Friday, October 28, 2011

The Friday Clive

From The Letters of C.S. Lewis to Arthur Greeves, 29 May 1918. Note: Lewis's conversion to Christianity happened in 1931.  I love seeing the chronology of Lewis's thinking and believing.


"The thing in your last letter with which I most want to disagree is the remark about Beauty and nature: apparently I did not make myself clear. You say that nature is beautiful because of its shape, colour and motions, and perhaps a little because of association. Now these colours etc are sensations in my eye, produced by vibrations on the aether between me and the tree; the real tree is something quite different - a combination of colourless, shapeless, invisible atoms. It follows then that neither the tree, nor any other material object can be beautiful in itself: I can never see them as they are, and if I could it would give me no delight. The beauty therefore is not in matter at all, but is something purely spiritual, arising mysteriously out of the relation between me & the tree: or perhaps as I suggest in my Song, out of some indwelling spirit behind the matter of the tree - the Dryad in fact. You see the conviction is gaining ground that after all Spirit does exist; and that we come in contact with the spiritual element by means of these "thrills." I fancy that there is Something right outside time & place, which did not create matter, as the Christians say, but is matter's great enemy: and that Beauty is the call of the spirit in that something to the spirit in us. You see how frankly I admit that my views have changed."


1 comment:

chris said...

hi Di,

thanks for the curious and starkly manichean passage. when i looked at it last week, i thought there was something odd about it that i couldn't quite into focus, so i didn't comment. but now i think i've got it: it's that in the passage Lewis seems to have a limited conception of the beautiful. there's a whole tradition--of which I imagine Lewis must have had some knowledge when he wrote the letter--according to which the natural sciences reveal an initially invisible beauty in the way all the smallest bits of the material world interact with each other, and compose the larger and directly perceivable bits of the material world. It's a kind of beauty you don't have a straightforward perceptual access to: you "get" it by "seeing" the beauty of the mathematics that describes nature at the most fundamental level, and also at higher levels. (so you see the beauty of the mathematical representation of how light is propagated, and also the beauty of the mathematical representation of how our visual system represents the world around us, given the inputs to our optic nerve.) anyone who had had experience of that kind of beauty would never say "so beauty is not in matter at all", much less think that the spiritual/beautiful and the material are enemies. the passage makes me think that Lewis must have had a very one-sided education (something that wouldn't suprise me, given the way (even now) the english educational system forces people to specialize prematurely in either the natural sciences or the humanities.)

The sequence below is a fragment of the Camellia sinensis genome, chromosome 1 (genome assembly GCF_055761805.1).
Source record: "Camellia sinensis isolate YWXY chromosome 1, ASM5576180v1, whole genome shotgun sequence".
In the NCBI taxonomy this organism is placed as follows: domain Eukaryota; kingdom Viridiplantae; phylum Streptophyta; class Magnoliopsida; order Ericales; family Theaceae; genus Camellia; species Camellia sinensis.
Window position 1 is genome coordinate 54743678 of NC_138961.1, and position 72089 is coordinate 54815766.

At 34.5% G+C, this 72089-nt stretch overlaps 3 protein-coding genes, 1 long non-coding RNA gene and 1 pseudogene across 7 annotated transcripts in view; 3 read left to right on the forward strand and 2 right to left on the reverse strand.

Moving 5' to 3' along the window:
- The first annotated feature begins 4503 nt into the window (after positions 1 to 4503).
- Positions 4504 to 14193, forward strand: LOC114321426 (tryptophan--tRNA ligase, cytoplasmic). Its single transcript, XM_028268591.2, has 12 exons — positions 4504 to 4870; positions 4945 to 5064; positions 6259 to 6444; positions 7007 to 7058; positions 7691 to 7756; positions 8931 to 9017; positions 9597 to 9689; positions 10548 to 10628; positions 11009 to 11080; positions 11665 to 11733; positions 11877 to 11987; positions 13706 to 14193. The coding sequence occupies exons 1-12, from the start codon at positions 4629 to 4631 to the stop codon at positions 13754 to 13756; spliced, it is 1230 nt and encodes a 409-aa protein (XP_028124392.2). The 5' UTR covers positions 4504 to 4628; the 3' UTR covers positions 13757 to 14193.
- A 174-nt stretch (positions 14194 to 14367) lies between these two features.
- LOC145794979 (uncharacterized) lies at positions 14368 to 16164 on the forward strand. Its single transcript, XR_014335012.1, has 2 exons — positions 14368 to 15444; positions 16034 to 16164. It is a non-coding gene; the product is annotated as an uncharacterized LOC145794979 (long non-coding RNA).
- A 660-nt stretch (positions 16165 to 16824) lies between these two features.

--a kind of beauty we are aware of non-perceptually and in a way indirectly